But if you don’t also re-think your infrastructure, you’ll be in trouble. You can’t simply throw data science over the wall and expect operations to deliver the performance you need in the production environment—any more than you can do the same with application code.

That’s why DataOps—the discipline that ensures alignment between data science and infrastructure—is as important to Big Data success as DevOps is to application success.

Stale results are no results

Speed counts. In fact, some results are completely useless if they aren’t delivered in real time. So if your infrastructure can’t deliver near-wirespeed performance, you’ll never be able to reap the full potential business value of your ever-expanding data resources.

Of particular importance is data intake. Big Data projects often get derailed because everyone was too busy thinking about analytic processing workloads on the back end. But intake can be the thornier problem. It’s not easy to prep large volumes of disparate data for analytic processing. Data has to be validated and rationalized. And, again, this has to happen fast.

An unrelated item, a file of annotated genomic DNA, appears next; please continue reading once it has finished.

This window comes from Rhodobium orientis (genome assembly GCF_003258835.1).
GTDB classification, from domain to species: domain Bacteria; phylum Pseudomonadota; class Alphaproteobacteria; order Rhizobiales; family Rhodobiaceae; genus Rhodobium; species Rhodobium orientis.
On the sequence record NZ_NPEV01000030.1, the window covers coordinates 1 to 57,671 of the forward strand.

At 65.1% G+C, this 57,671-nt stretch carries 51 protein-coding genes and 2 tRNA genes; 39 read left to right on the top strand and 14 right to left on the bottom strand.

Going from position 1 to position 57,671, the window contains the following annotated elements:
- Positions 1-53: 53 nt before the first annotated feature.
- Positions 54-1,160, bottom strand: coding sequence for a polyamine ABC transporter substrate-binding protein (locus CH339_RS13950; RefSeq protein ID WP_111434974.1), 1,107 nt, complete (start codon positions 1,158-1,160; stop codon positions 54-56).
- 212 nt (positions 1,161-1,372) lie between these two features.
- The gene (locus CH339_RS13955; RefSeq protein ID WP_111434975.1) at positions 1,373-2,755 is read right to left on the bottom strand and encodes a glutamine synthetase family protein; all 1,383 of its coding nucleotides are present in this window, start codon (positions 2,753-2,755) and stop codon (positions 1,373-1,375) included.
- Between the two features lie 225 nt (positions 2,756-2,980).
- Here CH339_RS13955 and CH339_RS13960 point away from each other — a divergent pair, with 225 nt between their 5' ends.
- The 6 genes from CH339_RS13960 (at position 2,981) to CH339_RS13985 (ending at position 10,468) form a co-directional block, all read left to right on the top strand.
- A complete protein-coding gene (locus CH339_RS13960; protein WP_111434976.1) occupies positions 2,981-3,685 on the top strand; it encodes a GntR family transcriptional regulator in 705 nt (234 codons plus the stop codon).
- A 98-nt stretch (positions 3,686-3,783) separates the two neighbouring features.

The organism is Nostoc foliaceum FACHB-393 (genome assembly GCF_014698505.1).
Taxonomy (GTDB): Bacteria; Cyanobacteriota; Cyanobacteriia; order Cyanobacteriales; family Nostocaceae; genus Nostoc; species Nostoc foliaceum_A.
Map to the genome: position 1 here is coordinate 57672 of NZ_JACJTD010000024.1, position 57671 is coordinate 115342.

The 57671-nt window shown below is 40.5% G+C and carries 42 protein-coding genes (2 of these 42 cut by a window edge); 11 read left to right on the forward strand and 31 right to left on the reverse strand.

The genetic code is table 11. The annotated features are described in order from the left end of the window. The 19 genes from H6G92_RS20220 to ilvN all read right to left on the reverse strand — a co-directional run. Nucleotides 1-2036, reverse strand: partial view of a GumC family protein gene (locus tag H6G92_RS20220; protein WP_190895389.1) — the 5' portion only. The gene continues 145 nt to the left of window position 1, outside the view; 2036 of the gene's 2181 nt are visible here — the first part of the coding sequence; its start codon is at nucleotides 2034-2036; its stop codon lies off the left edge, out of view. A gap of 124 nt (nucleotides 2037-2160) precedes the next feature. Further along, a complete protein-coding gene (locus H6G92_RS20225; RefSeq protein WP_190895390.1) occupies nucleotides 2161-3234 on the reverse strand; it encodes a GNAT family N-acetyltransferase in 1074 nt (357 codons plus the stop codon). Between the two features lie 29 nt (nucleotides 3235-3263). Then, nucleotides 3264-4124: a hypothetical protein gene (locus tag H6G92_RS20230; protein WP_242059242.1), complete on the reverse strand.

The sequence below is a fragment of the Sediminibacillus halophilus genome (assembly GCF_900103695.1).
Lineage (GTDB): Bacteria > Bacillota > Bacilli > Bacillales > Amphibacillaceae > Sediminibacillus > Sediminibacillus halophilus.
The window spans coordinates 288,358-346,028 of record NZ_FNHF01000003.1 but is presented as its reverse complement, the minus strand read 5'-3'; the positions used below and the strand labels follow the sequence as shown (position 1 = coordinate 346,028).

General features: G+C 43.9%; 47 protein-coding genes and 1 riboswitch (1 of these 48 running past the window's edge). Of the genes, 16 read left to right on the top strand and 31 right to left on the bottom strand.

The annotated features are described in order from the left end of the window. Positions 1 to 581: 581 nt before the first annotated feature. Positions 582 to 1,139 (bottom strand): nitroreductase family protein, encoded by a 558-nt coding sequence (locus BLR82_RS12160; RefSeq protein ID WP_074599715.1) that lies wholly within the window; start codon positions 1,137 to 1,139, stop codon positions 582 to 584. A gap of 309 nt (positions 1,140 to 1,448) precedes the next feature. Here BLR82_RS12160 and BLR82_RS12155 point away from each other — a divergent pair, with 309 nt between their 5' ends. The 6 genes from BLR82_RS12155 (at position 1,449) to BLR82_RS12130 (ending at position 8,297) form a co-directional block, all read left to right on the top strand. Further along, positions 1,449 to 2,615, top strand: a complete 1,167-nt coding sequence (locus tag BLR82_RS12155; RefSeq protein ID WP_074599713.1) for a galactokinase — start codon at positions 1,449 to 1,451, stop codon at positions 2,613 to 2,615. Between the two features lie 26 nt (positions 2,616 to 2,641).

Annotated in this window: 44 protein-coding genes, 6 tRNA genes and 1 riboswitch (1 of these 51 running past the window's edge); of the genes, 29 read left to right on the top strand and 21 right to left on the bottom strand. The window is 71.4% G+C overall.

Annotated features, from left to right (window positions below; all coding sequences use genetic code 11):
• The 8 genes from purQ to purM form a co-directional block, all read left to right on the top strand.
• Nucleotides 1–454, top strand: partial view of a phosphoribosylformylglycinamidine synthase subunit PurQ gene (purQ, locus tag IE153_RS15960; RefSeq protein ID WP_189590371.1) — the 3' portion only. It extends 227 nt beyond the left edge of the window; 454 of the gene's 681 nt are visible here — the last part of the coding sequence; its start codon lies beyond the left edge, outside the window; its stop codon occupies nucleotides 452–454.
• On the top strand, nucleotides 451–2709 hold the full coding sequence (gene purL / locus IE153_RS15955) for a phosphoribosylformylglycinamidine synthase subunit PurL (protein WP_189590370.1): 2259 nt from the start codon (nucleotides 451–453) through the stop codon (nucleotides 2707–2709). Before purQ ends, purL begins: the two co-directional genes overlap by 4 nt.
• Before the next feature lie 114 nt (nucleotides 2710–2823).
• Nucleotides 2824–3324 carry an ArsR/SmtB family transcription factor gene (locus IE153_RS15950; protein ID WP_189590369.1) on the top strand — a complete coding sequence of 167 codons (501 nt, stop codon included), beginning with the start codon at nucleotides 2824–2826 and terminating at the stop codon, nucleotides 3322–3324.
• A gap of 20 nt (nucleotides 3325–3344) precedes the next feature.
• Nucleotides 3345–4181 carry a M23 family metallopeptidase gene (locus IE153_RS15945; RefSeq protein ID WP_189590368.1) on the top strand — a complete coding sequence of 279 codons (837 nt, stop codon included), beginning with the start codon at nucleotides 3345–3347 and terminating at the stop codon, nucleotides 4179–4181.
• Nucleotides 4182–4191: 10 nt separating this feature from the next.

Incorporating legacy mainframe data into Big Data environments can be especially challenging. EBCDIC-to-ASCII conversion is a beast to normalize—and it can take days to execute that conversion if you don’t have the right infrastructure in place.

The cloud is not enough

Scalable, low-cost commodity cloud infrastructure—both from as-a-service providers and in the datacenter—is awesome. Unfortunately, that capacity can’t solve every performance problem.

In fact, infrastructure models that require you to move lots of data in and out of memory are going to create bottlenecks that will ultimately prevent you from achieving the real-time results your business demands.

So, sure, there’s a lot you can do with Hadoop running on cloud VMs. But you’re not going to make your Basel II reporting deadlines if those are the only cards you have to play.

No future for one-hit wonders